CUNA Regulatory Comment Call

August 12, 2010

Interim Final Rule: Low-Income Definition

EXECUTIVE SUMMARY

Please send comments on the interim final rule. to Senior Vice President and Deputy General Counsel Mary Dunn and Regulatory Counsel Luke Martone, or contact us at (800) 356-9655 ext. 6743 with any questions.

Background

The Federal Credit Union Act authorizes NCUA to establish regulations to provide credit unions consisting of predominantly low-income members with certain statutory relief and access to the Community Development Revolving Loan Fund. This authority has been implemented in § 701.34 of NCUA’s regulations and is referred to as the low- income rule.

In 2008 NCUA made several changes to its low-income rule, these included: replacing median household income with median family income or median earnings for individuals; and eliminating the application requirement for prospective low-income credit unions (LICUs). Rather than requiring credit unions to apply for LICU designation on an individual basis, NCUA’s geo-coding software will automatically calculate a credit union’s data for LICU status during the credit union’s examinations and is currently being implemented.

Specifically, the automated process will involve linking member address information to publicly available information from the Census Bureau to estimate member earnings. The geo-coding software will use member street addresses collected during a credit union’s examinations to determine the geographic area and metropolitan area for each member account. NCUA will then use income information for the geographic area from the Census Bureau to estimate each member’s earnings.

In addition, the 2008 rule established, as an alternative to relying on NCUA’s geo-coding software, the option for a credit union to provide actual member income information as a basis for qualifying as a LICU. However, as worded in the 2008 rule, the alternative approach has led to confusion among prospective LICUs. Specifically, according to the 2008 rule, as an alternative a credit union could apply for low-income designation by relying on a comparison of actual income for individual members to statistical data on median family income.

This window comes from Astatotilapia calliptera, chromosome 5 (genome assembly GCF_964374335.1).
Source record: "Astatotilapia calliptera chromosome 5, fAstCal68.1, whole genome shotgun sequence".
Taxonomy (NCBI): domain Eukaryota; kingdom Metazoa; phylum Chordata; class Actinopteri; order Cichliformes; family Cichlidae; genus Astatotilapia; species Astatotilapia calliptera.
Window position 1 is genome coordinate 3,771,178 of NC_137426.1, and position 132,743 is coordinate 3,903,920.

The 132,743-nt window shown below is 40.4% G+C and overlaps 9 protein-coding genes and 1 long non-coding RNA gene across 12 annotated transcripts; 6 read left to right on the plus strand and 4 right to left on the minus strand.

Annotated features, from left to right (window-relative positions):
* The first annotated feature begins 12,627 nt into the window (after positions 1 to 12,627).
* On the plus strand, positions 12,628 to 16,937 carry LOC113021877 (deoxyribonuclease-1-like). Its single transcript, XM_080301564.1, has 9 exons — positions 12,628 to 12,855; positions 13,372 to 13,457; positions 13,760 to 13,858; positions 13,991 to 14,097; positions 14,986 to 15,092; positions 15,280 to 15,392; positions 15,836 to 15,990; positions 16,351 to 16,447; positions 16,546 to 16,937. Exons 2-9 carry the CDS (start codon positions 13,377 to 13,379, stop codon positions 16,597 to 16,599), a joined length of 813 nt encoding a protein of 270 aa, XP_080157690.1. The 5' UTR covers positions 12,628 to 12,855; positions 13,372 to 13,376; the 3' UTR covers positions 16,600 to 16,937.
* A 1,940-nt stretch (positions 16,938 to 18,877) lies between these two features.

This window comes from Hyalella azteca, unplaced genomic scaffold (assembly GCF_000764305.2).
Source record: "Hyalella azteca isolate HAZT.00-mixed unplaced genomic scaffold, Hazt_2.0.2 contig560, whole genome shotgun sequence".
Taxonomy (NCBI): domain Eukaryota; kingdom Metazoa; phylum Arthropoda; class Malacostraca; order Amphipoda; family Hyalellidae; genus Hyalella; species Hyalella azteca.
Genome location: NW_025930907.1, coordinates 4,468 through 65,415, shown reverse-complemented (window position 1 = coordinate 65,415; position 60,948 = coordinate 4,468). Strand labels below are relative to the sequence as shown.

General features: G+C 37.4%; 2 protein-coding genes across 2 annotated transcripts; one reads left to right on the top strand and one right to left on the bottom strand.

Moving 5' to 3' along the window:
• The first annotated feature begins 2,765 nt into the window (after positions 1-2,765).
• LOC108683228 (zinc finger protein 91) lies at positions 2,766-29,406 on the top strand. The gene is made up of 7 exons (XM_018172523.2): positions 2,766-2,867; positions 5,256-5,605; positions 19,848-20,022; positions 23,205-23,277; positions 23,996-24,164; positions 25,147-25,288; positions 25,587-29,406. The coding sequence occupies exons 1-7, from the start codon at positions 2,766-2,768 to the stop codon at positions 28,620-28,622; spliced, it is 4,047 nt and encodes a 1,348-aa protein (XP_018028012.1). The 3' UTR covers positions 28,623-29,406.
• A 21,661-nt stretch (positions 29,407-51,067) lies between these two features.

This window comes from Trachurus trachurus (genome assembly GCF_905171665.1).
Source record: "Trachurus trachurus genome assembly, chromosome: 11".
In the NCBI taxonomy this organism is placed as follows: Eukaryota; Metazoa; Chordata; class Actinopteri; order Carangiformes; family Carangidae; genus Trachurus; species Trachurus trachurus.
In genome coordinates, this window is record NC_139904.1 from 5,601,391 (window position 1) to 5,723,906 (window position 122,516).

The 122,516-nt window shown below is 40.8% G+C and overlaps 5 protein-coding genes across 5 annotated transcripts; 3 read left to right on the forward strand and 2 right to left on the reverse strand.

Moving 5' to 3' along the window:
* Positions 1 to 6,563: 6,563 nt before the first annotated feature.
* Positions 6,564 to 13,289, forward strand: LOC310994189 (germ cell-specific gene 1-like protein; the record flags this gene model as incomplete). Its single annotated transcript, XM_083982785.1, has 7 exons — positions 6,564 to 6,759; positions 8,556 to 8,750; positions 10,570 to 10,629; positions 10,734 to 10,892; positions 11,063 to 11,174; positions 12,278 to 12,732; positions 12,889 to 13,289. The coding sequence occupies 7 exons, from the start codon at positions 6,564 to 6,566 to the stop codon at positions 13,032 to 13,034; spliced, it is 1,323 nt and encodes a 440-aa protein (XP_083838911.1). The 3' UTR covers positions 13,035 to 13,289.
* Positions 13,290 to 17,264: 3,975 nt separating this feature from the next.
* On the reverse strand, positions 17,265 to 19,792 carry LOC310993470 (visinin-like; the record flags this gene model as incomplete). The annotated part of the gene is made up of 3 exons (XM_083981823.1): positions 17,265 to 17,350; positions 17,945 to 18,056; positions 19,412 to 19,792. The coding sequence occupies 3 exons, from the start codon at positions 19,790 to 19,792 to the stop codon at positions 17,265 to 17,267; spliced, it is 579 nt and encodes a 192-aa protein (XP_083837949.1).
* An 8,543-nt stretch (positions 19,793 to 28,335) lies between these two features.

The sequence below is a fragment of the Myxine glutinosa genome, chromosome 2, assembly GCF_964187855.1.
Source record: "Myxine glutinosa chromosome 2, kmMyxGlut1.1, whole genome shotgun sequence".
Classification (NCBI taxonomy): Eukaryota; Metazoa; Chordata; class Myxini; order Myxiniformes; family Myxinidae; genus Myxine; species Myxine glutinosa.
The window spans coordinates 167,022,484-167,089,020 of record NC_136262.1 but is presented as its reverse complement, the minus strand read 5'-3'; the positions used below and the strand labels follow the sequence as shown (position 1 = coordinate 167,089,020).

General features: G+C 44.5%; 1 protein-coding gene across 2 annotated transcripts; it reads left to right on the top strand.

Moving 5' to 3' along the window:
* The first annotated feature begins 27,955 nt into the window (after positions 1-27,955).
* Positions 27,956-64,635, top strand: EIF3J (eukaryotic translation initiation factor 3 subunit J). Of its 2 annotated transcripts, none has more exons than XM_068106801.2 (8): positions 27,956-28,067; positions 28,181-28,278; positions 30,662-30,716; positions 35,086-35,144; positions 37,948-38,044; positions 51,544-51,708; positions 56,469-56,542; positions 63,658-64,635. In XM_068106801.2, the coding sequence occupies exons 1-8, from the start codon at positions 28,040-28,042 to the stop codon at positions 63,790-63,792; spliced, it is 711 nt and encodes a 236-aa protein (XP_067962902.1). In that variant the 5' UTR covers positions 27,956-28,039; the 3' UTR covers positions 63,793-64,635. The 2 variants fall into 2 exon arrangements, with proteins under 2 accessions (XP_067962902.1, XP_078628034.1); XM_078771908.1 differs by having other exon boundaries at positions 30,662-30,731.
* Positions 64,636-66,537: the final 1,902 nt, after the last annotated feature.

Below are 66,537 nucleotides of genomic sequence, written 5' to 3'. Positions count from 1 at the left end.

Brief Description of the Interim Final Rule

The IFR amends NCUA’s low-income rule to clarify that—as an alternative to relying on NCUA’s geo-coding software—a credit union may assess whether its members qualify as low income by using median family income and median earnings for individuals.

The new “low-income member” definition includes members:

The IFR provides that only like categories of data may be compared in making the determination that a credit union’s membership meets the low-income definition. Actual individual member income information should not be measured against median family income, but instead, should be measured against individual median earnings.

As of the IFR’s effective date, NCUA will no longer consider requests for a low-income designation based on a comparison of actual individual member income data to median family income data. The IFR is effective as of August 5, 2010. However, NCUA will accept comments on the IFR through October 4, 2010.

Questions to Consider Regarding the Interim Final Rule

  1. NCUA adopted the IFR in an effort to clarify confusion regarding the language in NCUA’s 2008 rule that permitted a credit union to qualify as a LICU if it could establish that a majority of its members met a low-income formula. Do you believe the IFR achieves NCUA’s stated intent? If not, can you suggest an alternative approach that would achieve NCUA’s intent? Do you believe changes made by the IFR to the low-income rule were necessary?
















  2. Are there any reasons why NCUA should continue to consider requests for a low-income designation based on a comparison of actual individual income data to median family income data?
















  3. NCUA’s 2008 rule eliminated the requirement that credit unions apply for low-income designation, and instead provides that such designation will be determined by NCUA’s geo-coding software. NCUA’s software is intended to ensure that the same categories of data available for member income at a particular credit union are compared with like categories of statistical data on income from the Census Bureau. Do you support this new approach? Why or why not?
















  4. In an effort to prevent further confusion based on the 2008 low-income rule, NCUA adopted this rule with an immediate effective date—rather than with at least a 30-day delay following publication in the Federal Register. Do you agree with NCUA that an immediate effective date was necessary?
















  5. As an interim final rule, credit unions must comply with the changes upon the rule’s effective date. However, NCUA will accept comments on the IFR for a 60-day comment period. Do you agree with NCUA’s decision to adopt this as an IFR? Why or why not?
















  6. Do you have any other comments or questions regarding NCUA’s low-income definition IFR?
















Eric Richard • General Counsel • (202) 508-6742 • erichard@cuna.com
Mary Mitchell Dunn • SVP & Deputy General Counsel • (202) 508-6736 • mdunn@cuna.com
Jeffrey Bloch • Assistant General Counsel • (202) 508-6732 • jbloch@cuna.com
Luke Martone • Senior Regulatory Counsel • (202) 508-6743 • lmartone@cuna.com